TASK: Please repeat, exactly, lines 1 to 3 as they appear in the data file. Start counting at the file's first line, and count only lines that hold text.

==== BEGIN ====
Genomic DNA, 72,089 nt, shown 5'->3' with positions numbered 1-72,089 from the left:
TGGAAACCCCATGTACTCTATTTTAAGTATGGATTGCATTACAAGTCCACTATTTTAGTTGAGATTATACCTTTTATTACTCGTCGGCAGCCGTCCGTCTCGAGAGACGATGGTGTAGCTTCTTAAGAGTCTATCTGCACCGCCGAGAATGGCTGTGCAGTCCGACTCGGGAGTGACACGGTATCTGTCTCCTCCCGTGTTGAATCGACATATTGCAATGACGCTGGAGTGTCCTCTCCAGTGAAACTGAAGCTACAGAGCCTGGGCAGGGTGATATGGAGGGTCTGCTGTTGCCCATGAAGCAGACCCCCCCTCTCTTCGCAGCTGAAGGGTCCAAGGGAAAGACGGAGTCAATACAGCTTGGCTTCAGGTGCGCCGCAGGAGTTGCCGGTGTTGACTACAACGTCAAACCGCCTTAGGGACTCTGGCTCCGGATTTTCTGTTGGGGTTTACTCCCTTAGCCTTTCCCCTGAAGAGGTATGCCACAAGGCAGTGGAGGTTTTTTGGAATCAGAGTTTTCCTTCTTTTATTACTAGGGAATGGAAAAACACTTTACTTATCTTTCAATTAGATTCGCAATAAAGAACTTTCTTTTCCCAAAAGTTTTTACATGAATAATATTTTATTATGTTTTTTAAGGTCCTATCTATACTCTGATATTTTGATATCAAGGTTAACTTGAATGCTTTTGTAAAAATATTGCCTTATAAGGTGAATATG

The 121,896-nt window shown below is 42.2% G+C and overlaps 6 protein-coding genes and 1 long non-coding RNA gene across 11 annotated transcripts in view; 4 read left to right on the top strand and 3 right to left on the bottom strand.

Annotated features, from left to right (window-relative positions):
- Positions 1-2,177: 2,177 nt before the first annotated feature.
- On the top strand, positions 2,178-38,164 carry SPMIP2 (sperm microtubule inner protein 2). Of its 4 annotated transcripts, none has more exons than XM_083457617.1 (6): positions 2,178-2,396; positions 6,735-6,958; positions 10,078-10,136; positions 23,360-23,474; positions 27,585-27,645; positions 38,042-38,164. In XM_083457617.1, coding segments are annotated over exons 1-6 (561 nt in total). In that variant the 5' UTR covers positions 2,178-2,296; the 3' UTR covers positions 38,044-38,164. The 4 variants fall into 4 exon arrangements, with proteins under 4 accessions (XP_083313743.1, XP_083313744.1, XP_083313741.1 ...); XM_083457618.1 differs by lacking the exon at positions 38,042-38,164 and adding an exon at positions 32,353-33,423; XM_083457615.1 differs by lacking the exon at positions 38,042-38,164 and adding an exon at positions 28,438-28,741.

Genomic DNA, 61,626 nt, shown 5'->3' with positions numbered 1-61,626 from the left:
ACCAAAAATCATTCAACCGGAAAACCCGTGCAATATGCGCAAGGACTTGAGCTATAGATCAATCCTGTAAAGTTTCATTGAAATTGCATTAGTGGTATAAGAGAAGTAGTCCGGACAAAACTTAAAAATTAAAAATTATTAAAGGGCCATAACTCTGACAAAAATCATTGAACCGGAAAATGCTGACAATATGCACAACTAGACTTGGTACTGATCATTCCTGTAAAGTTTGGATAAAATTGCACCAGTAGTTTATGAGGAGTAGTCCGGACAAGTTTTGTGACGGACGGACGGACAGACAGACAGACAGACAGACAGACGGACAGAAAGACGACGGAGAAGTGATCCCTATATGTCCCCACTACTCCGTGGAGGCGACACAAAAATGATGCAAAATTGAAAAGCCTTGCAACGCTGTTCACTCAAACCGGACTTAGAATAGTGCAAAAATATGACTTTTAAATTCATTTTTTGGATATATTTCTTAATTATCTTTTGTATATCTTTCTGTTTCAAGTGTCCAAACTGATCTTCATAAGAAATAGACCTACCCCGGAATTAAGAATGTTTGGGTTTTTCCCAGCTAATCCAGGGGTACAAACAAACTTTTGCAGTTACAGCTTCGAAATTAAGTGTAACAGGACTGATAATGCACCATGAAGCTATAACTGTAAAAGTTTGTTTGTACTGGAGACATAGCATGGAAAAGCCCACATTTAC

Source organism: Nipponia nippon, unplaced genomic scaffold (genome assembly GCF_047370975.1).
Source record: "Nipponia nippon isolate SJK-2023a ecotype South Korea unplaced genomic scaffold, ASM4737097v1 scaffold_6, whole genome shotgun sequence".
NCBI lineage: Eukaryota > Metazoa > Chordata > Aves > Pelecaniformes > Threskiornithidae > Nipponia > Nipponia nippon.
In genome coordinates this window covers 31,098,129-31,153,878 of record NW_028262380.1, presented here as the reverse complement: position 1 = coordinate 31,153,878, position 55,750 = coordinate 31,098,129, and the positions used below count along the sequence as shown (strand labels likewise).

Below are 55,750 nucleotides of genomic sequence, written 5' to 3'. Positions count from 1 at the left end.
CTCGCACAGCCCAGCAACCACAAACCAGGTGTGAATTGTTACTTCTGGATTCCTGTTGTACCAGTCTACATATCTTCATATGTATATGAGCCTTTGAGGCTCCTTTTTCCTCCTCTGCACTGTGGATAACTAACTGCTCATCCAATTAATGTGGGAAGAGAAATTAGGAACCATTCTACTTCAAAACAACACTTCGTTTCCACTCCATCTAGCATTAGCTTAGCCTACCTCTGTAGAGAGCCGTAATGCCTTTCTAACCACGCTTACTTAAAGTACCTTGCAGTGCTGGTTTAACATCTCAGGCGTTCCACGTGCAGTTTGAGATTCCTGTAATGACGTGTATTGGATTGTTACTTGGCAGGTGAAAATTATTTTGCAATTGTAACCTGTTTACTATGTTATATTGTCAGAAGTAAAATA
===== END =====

Genomic DNA, 72,089 nt, shown 5'->3' with positions numbered 1-72,089 from the left:
TGGAAACCCCATGTACTCTATTTTAAGTATGGATTGCATTACAAGTCCACTATTTTAGTTGAGATTATACCTTTTATTACTCGTCGGCAGCCGTCCGTCTCGAGAGACGATGGTGTAGCTTCTTAAGAGTCTATCTGCACCGCCGAGAATGGCTGTGCAGTCCGACTCGGGAGTGACACGGTATCTGTCTCCTCCCGTGTTGAATCGACATATTGCAATGACGCTGGAGTGTCCTCTCCAGTGAAACTGAAGCTACAGAGCCTGGGCAGGGTGATATGGAGGGTCTGCTGTTGCCCATGAAGCAGACCCCCCCTCTCTTCGCAGCTGAAGGGTCCAAGGGAAAGACGGAGTCAATACAGCTTGGCTTCAGGTGCGCCGCAGGAGTTGCCGGTGTTGACTACAACGTCAAACCGCCTTAGGGACTCTGGCTCCGGATTTTCTGTTGGGGTTTACTCCCTTAGCCTTTCCCCTGAAGAGGTATGCCACAAGGCAGTGGAGGTTTTTTGGAATCAGAGTTTTCCTTCTTTTATTACTAGGGAATGGAAAAACACTTTACTTATCTTTCAATTAGATTCGCAATAAAGAACTTTCTTTTCCCAAAAGTTTTTACATGAATAATATTTTATTATGTTTTTTAAGGTCCTATCTATACTCTGATATTTTGATATCAAGGTTAACTTGAATGCTTTTGTAAAAATATTGCCTTATAAGGTGAATATG

The 121,896-nt window shown below is 42.2% G+C and overlaps 6 protein-coding genes and 1 long non-coding RNA gene across 11 annotated transcripts in view; 4 read left to right on the top strand and 3 right to left on the bottom strand.